The committee also developed an outline based on the vision. The video was to cover three “options”:
1. “continue the pregnancy to term and retain parental rights following the child’s birth,”
2. “continue the pregnancy to term and place the child for adoption following the child’s birth,” and
3. “terminate the pregnancy through abortion.”
It is important to note, here, that the term used is “pregnancy,” not baby or child. Within each of these three “options,” the committee wanted the following issues to be addressed: medical/emotional, counseling, financial, and referral to public and private agencies.
With a general description of the video in mind, the committee solicited proposals from vendors, ultimately choosing American Media Incorporated (AMI) to produce the video. After selection, AMI further reassured the committee that “the nature of their business insures objectivity” (Report to the legislature: September 7, 1996). Of course, the committee did review and make suggestions as the various drafts of the video script were developed.
When the video was released, the Des Moines Register showed it to six girls, one of whom was pregnant. While the girls’ consensus was that the video needed more, they thought that it did a “good job of treating the options equally” (January 31, 1997). However, anti-abortion advocates who viewed the video thought that it provided insufficient information on the negative effects of abortion (Des Moines Register: November 26, 1996).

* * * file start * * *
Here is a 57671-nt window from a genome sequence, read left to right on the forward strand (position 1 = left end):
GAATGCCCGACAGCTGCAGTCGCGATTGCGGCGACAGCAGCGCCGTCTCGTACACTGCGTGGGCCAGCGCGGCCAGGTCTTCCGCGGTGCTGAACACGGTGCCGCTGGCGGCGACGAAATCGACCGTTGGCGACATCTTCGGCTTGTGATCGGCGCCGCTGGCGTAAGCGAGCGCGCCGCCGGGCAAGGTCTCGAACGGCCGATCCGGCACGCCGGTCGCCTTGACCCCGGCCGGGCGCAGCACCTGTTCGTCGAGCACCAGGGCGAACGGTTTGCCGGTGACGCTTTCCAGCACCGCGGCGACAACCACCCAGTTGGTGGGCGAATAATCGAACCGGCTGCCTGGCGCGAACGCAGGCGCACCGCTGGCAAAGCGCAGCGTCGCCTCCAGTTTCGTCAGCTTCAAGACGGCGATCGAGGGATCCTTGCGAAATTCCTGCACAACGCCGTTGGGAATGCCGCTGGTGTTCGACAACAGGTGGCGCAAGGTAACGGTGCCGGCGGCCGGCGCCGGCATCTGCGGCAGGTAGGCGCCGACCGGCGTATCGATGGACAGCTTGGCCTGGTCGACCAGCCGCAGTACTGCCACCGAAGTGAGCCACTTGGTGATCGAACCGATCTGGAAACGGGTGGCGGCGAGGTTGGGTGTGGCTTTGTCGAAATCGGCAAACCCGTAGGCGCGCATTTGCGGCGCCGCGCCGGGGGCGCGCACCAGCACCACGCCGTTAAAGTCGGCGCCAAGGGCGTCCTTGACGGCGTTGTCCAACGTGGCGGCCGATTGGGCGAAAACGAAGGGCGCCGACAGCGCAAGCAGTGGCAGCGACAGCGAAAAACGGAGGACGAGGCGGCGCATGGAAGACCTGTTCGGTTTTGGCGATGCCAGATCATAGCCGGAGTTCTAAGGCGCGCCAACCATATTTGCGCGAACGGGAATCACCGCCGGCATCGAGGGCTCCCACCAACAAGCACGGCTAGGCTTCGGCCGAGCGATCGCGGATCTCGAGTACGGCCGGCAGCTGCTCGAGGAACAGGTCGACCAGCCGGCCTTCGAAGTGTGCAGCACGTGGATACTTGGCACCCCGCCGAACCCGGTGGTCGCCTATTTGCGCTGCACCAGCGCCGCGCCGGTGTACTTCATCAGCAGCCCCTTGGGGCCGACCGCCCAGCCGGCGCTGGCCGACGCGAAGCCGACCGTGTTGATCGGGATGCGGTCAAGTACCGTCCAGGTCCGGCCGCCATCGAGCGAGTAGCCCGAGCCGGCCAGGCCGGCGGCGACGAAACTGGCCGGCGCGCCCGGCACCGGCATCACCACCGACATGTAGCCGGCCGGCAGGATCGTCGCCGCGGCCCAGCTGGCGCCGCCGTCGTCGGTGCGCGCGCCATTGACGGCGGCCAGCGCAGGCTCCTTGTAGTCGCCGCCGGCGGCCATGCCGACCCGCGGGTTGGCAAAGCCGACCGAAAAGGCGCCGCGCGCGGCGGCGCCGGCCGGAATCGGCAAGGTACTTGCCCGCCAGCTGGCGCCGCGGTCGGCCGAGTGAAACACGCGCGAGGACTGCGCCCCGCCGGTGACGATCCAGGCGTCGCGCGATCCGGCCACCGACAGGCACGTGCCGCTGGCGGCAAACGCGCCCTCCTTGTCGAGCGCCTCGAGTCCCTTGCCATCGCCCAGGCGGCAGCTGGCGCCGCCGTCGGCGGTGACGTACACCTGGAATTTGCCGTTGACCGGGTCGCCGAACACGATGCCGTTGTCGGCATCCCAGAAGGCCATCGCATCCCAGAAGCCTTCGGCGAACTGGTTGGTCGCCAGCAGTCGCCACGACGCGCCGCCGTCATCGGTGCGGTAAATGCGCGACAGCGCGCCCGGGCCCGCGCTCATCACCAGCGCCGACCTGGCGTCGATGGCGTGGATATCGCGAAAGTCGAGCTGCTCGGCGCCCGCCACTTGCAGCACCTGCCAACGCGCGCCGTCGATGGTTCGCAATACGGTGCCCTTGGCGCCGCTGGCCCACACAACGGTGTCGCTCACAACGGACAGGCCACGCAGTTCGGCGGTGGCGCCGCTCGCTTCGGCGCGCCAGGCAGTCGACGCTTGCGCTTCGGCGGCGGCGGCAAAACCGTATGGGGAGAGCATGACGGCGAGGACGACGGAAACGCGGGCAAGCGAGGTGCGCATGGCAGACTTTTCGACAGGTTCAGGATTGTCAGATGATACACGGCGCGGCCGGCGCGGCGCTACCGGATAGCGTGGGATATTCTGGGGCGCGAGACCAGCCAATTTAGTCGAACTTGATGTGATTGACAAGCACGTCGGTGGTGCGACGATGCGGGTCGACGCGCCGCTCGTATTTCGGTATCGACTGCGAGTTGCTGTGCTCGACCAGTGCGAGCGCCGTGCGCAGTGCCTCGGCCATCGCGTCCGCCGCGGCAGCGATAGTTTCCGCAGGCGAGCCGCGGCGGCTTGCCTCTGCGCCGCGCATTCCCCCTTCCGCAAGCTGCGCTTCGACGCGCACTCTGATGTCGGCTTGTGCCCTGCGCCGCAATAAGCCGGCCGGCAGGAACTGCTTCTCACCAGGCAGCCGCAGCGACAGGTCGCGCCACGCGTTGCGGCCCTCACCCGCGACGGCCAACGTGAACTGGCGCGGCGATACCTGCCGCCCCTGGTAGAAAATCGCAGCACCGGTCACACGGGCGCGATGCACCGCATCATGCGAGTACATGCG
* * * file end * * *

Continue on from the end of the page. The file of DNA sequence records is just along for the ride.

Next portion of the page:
2. Pro-Life/Anti-Abortion Rhetoric
Anti-abortion rhetoric needs to be analyzed in both its verbal and visual form. As Celeste Condit notes in her book, Decoding Abortion Rhetoric, “fetal pictures ar persuasive” (79). Quite simply, Condit notes, “the fetus has an important substantiality that can be photographed. The meaning constructed from those pictures and that substance was not, however, a simple matter of natural fact” (79). Fetal images do not appear alone, but instead are framed through “complex rhetorical tactics that generat[e] a meaningful image of the fetus . . .” (79). The complex rhetoric surrounding abortion has its own form as well. As Randall Lake has noted in his many essays on the subject, a guilt and redemption pattern emerges.